Monday, December 31, 2012

Brasserie Cantillon - Gueuze 100% Lambic Bio (2012)

Purchased From: Brasserie Cantillon, Brussels, Belgium
Serving Type: 750ml bottle, corked and capped, poured into a Champagne flute

Happy New Year 2013! In celebration I'm posting my review of the true Champagne of Beers, Gueuze, and specifically, the world-class Gueuze from Cantillon.

The signature beer from Cantillon, their Gueuze, pours a medium-straw body with a honey golden glow. A small stream of bubbles rise gently in the glass for the entire life of the beer. The natural carbonation from bottle refermentation creates a smallish off-white head of foam. After a short period of head retention, a thin layer of foam remains. No substantial lacing forms while drinking this Lambic beer.

This Gueuze's nose is supremely funky. The leading sour edge features heaps of grapes and tight tartness. Light barnyard aromatics bring in hints of earthiness and turf. A sweetness couples with dusty cellar aromas that show off both the aged Lambic and the young Lambic involved in this artisinal blend. A light metallic sheen hits on the end and a mineral water hardness rounds out the nose.

Cheek-pinching sourness enteres up front, but it does not overwhelm the palate. As the beer hits the back of the tongue it delivers a funky sour punch. Light grapes and moderate fruitiness are featured prominently on the mid-palate. Dry sweetness with a light sugary edge are pervasive, but the beer's seche character dominates. The tart, highly carbonated beer is reminiscent of a Champagne and delivers a refreshing balance that at once seems to quench thirst, but leaves the mouth dry, inviting another sip. This beer exudes both subtlty and refinement and bold outstanding flavor. A true craft worthy of highest praise.

Final Verdict: A

Friday, December 28, 2012

Brouwerij The Musketeers - Troubadour Obscura Mild Stout

Purchased From: Harvest Fine Wines & Spirits
Serving Type: 12 oz. bottle, poured into a mug

Obscura, dubbed a mild stout, pours a lightly hazy, but seemingly opaque mahogany body with a lightly milky appearance. Streaks and flakes of yeast dance throughout the glass and speckle the large, creamy, tan head. The retention is excellent and layered swathes of lace adorn the glass. A mild cellary funk greets the nose, but subsides to sweet aromatics. Mild candy, plums, and a surprising fruitiness define the nose. Almost no real smoke or coffee aromas are to be found.

Sweet winter fruits meet the palate up front and sail in on a smooth, almost creamy mouthfeel, but a crisp carbonation breaks it up. Chocolaty toasted malts come through in the middle. The cocoa seems semi-sweet, not bitter, and there's almost no smokiness at all. The finish is almost winey with a mild Port character, a touch of earthiness, and the faintest hint of smoke in the aftertaste.

I'm not exactly sure what a 'mild stout' is, and I'm not sure how this beer really fits into the description of a stout, but it is a great beer and well worth trying!

Final Verdict: A-

Wednesday, December 26, 2012

Brouwerij Sint Bernardus Watou - St. Bernardus Christmas Ale

Purchased From: Bierkraft
Serving Type: 750 ml bottle, corked and caged, poured into a wine glass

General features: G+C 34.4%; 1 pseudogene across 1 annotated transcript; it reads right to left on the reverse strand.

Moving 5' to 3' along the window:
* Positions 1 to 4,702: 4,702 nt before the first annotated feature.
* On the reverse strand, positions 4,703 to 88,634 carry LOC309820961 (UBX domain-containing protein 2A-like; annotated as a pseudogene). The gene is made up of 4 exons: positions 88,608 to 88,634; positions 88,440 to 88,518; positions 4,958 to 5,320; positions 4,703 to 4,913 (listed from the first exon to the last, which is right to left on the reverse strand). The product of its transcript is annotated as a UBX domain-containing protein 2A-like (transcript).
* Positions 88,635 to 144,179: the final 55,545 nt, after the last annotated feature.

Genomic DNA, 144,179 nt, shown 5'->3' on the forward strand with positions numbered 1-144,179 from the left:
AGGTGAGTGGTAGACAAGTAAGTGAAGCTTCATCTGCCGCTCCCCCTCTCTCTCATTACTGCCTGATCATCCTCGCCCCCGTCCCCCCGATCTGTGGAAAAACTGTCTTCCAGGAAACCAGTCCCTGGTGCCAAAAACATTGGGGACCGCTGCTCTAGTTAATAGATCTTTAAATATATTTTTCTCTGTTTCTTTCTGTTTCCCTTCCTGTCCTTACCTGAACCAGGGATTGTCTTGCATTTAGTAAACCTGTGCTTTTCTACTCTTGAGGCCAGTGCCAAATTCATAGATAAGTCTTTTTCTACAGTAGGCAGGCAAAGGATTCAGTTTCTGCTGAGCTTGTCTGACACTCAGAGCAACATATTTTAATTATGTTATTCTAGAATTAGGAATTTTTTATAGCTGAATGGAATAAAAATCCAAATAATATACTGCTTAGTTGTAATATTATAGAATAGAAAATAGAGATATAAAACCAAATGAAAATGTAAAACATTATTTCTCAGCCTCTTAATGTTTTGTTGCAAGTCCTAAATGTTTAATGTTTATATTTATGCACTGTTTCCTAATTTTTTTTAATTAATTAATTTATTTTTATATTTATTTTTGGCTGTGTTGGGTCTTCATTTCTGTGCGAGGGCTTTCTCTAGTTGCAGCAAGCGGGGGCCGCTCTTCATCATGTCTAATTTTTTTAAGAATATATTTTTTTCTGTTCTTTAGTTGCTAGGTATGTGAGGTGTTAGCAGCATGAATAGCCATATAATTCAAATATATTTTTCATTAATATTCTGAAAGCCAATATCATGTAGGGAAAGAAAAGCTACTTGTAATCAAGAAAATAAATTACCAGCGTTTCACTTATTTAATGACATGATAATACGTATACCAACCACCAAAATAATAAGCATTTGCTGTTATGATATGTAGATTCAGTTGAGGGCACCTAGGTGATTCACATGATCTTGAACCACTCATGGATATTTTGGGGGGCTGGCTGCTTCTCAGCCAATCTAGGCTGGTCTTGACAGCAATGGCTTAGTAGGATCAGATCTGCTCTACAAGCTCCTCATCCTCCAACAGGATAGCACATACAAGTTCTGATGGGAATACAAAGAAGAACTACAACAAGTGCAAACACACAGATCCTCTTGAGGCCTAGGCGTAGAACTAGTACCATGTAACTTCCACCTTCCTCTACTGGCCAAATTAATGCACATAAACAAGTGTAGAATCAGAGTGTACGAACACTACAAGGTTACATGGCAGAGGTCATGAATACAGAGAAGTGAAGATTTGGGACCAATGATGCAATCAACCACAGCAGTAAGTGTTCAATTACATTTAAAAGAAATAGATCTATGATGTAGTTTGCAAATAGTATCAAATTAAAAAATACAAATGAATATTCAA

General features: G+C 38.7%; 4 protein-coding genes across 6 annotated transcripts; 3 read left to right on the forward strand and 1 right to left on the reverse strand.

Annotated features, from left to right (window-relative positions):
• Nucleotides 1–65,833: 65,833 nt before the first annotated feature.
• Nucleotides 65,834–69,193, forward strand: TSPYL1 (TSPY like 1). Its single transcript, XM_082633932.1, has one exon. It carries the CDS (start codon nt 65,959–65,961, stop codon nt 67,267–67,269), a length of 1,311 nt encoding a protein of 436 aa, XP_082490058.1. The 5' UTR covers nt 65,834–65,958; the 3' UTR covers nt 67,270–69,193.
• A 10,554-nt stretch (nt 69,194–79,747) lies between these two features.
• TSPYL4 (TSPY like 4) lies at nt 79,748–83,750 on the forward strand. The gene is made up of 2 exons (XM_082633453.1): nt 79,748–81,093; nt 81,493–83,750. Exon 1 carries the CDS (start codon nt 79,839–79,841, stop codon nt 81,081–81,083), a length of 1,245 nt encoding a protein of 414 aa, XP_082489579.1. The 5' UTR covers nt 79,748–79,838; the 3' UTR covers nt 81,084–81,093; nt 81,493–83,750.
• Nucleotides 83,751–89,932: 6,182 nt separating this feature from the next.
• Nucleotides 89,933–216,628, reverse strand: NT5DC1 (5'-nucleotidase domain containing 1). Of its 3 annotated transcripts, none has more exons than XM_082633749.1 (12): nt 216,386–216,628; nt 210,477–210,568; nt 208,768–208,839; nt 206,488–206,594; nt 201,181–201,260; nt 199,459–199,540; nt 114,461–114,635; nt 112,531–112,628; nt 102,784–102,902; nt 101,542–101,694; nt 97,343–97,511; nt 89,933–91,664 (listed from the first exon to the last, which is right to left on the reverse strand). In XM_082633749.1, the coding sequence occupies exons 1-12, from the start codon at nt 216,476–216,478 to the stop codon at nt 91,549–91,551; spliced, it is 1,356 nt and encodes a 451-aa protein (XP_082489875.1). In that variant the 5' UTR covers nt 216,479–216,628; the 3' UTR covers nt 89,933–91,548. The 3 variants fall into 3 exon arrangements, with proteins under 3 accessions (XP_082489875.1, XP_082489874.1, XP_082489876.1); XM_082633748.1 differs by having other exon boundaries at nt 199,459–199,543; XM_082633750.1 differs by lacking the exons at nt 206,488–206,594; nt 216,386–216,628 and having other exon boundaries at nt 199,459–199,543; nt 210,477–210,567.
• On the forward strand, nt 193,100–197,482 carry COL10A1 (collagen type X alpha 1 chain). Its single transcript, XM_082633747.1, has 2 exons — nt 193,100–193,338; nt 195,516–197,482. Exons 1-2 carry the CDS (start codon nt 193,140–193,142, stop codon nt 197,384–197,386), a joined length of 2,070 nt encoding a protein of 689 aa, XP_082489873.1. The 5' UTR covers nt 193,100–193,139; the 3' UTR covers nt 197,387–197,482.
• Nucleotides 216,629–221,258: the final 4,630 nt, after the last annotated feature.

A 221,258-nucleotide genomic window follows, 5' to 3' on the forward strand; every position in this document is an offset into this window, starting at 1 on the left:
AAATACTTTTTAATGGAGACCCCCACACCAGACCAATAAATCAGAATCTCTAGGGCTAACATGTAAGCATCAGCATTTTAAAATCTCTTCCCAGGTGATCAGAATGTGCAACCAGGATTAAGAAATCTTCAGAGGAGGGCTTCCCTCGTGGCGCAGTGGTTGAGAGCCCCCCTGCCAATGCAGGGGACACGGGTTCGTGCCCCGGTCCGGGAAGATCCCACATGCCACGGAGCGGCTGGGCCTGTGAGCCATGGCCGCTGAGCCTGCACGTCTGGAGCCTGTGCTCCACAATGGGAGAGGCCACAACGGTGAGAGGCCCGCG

Yesterday I posted a Christmas review of Fantôme de Noël for the holiday. I was happy to realize I had the beer to drink because I thought I had lost my review of the St. Bernardus Christmas Ale. Today I found my notes for the review and instead of waiting a year and reusing it in celebreation of Christmas 2013, I'm adding a second bonus Christmas beer.

This holiday special from Brouwerij Sint Bernardus in Watou Beligum pours a deep chestnut body with a mild amber glow that shines in light. The beer's foam produces a medium-sized light tan head that musters modest retention and leaves thin wisps of lace on the glass. Sweet candy adorns the nose, buttressed by spicy undertones of nutmeg and allspice. The beer seems very sweet with a light hint of astringency.

There's an interesting component of sweet leatheriness up front. The beer is initially smooth and slick but strong carbonation tumbles in on the mid-palate. Sweet and slightly sugary, the beer features figs and a mild touch of raisin. The dark fruits, light mustiness, and sugar give this Winter beer an edge like a Port wine. Carbonation dances on the tongue and evaporates the candied fruit leaving darker toffee notes and a full bodied creamy mouthfeel. Sweet breadiness and caramelized sugars define the finish that leaves a warming chest heat, perfect for cold Winter relaxing.

Final Verdict: A

Tuesday, December 25, 2012

Brasserie Fantôme - Fantôme de Noël

Purchased From: Bierkraft
Serving Type: 750ml bottle, corked and capped, poured into a snifter

To celebrate Christmas and Winter Seasonal beer this year I enjoyed a bottle of Fantôme de Noël from Brasserie Frantôme in Soy, Belgium. Unfortunately I do not know the year on this bottle. It is at least from 2011, brewed ahead of last Christmas, but it could possibly be older. The drink by dates on the label were not notched.

Fantôme de Noël pours a medium auburn body with a lightly reddish undertone. The body is very hazy with both fine yeast suspension and large pieces of sediment floating idly. The light tan foamy head is fairly small from a moderately vigorous pour. Mild retention leaves nearly absent lacing. The nose is spicy with a huge candied sugar aroma. Dusty and lightly boozy the beer is reminiscent of the cellar with a dash of apple cider and wafting Belgian yeast.